The leaders of seven East African countries are meeting in the Sudanese capital, Khartoum, to discuss ways of fighting terrorism and ending regional conflicts.
At the top of the agenda is a Sudanese proposal calling for an international conference to identify terrorism and fight it "within international legitimacy."
Terrorism is a sensitive issue for the leaders of Somalia, Sudan, Kenya, Ethiopia, Eritrea, Uganda and Djibouti. They are the seven members of the Inter-Governmental Authority on Development - or IGAD - a regional body set up in 1986 to coordinate development in the region.
The United States has accused Sudan - host of the two day summit - and Somalia of hosting or supporting terrorist groups.
There are fears that the U.S. could target the two states in the battle against international terrorism.
The U.S. has listed Sudan as one of seven state sponsors of terrorism. Osama bin Laden - the prime suspect for the terrorist acts of September 11th in New York and Washington - lived in the predominantly Muslim nation from 1991 to 1996. Numerous Islamic extremist groups had bases in Sudan in the early 1990s.
Observers speculate that Sudan may be using the Khartoum summit to try to assure the U.S. that it is no longer a haven for terrorists.
Elias Mohamed, charge d'affairs at the Sudanese Embassy in Nairobi, says his government is not concerned about U.S. allegations of terrorist connections to his country.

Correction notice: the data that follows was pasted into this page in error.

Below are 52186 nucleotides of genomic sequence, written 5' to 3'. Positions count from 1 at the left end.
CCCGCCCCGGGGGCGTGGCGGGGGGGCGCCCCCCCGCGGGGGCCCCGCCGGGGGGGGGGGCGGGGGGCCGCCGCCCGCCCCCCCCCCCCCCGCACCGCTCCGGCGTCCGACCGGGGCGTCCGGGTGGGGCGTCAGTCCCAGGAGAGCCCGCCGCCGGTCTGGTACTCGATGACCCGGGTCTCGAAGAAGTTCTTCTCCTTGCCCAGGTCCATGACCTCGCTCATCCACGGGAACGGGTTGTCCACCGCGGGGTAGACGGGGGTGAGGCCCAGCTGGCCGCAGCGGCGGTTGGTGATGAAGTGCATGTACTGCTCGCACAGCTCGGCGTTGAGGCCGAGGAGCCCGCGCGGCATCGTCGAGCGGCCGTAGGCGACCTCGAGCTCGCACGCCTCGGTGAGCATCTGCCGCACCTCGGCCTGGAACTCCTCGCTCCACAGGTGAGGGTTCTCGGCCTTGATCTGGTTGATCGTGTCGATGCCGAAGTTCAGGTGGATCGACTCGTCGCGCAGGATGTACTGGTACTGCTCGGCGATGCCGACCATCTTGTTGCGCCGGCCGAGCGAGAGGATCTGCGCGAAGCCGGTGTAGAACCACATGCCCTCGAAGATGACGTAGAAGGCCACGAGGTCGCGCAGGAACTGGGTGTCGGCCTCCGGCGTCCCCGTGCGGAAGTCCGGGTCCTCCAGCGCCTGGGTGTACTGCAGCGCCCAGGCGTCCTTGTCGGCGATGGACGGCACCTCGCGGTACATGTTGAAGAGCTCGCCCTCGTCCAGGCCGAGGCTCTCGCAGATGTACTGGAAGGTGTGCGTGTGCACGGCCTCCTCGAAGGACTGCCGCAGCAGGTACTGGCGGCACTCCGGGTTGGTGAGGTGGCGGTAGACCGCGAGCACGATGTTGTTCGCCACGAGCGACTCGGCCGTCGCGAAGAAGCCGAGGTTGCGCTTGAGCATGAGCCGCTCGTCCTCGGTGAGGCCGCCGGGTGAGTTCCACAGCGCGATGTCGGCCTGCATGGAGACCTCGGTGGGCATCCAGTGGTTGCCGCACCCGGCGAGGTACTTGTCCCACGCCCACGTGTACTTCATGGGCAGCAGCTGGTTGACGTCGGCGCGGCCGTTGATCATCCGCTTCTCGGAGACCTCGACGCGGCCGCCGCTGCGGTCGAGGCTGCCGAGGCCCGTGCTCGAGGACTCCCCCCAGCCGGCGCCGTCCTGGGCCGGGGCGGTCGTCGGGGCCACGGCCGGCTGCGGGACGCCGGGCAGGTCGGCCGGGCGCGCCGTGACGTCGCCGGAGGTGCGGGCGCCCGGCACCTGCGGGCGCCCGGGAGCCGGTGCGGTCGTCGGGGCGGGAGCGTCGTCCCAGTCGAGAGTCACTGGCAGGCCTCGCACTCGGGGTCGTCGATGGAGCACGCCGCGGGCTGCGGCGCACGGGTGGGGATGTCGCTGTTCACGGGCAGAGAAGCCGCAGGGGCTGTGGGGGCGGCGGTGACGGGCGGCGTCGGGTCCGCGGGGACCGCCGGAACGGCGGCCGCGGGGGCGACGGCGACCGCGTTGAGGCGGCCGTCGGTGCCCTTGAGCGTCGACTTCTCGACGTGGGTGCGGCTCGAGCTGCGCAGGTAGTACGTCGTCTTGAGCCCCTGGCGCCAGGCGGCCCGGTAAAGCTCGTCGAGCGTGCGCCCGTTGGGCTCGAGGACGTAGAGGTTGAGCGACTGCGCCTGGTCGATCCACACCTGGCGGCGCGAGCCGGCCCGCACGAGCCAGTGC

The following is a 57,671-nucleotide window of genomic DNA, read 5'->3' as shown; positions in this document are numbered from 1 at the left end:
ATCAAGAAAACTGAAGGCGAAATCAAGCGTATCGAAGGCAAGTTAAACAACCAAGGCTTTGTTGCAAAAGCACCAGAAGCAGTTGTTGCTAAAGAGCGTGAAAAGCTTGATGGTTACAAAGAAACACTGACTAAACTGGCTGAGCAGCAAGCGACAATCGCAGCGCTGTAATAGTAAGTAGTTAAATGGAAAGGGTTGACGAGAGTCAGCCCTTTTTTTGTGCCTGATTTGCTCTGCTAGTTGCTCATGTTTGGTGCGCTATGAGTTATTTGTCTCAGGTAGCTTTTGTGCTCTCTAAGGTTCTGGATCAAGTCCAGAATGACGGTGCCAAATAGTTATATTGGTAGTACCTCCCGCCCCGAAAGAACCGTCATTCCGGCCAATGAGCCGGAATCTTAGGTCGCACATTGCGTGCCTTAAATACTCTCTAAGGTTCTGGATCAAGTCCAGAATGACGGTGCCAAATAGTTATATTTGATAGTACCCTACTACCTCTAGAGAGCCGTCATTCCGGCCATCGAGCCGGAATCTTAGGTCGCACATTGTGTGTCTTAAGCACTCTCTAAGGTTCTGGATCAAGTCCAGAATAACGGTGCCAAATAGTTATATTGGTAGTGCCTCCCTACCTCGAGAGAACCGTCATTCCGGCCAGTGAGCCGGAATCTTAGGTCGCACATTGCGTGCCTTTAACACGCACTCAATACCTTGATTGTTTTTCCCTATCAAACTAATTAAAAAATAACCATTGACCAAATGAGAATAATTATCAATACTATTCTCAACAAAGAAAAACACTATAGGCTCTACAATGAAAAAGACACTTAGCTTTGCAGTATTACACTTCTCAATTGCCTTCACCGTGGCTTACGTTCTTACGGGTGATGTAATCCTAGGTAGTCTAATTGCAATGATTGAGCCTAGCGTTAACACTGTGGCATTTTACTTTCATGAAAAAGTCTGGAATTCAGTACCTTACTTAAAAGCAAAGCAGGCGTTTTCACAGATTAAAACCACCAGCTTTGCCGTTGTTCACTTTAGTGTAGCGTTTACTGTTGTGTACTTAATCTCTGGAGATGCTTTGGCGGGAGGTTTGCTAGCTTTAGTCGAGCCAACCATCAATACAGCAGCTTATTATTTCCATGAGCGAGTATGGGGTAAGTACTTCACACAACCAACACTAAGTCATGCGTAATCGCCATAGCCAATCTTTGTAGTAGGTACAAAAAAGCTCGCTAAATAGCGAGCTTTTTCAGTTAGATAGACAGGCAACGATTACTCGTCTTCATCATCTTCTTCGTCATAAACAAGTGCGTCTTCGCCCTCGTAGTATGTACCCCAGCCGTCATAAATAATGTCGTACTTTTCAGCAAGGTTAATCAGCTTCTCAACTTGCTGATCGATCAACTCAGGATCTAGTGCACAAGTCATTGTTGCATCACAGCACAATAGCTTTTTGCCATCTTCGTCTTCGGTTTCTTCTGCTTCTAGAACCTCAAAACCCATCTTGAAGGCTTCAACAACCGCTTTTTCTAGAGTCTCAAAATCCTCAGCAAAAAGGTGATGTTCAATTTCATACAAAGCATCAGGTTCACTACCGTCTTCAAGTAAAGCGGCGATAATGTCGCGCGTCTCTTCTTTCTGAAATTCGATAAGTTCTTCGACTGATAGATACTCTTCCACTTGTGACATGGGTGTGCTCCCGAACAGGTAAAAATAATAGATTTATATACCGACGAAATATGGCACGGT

"I tell you, I am not worried at all about any kind of allegations because our country, we are very transparent about all these things. We have nothing to keep secret or to shield behind. We are a peace loving state, peace-loving country. I don't think this is an issue to worry about," he said.
A U.S. warning that Somalia could be targeted if President Bush broadens the war on terrorism is causing widespread nervousness across East Africa. The U.S. is conducting reconnaissance flights over Somalia to find out whether members of Mr. bin Laden's al-Qaida network are regrouping there after being routed in Afghanistan.
Somalia has not had a central government for over a decade. The U.S. believes Islamic extremists may have taken advantage of the lack of central authority to set up terrorist camps in the country.
Last month, Kenyan President Daniel arap Moi hosted reconciliation talks in Kenya with Somalia's transitional national government and some of the warlords opposed to it.
Mr. Mohamed says President Moi's findings will form a key part of the deliberations in Khartoum.
"All the presidents are going to share their views and their opinions regarding all efforts that will contribute to the stability and the integrity of Somalia. His excellency, President Moi will inform the summit about his efforts regarding the reconciliation in Somalia," Mr. Mohamed said.
Observers expect the summit to call on Somalia's transitional national government to resume dialogue with the rival factions on the need to set up an administration acceptable to all. Some question how much the Khartoum summit can achieve given that Somali's warlords are not represented.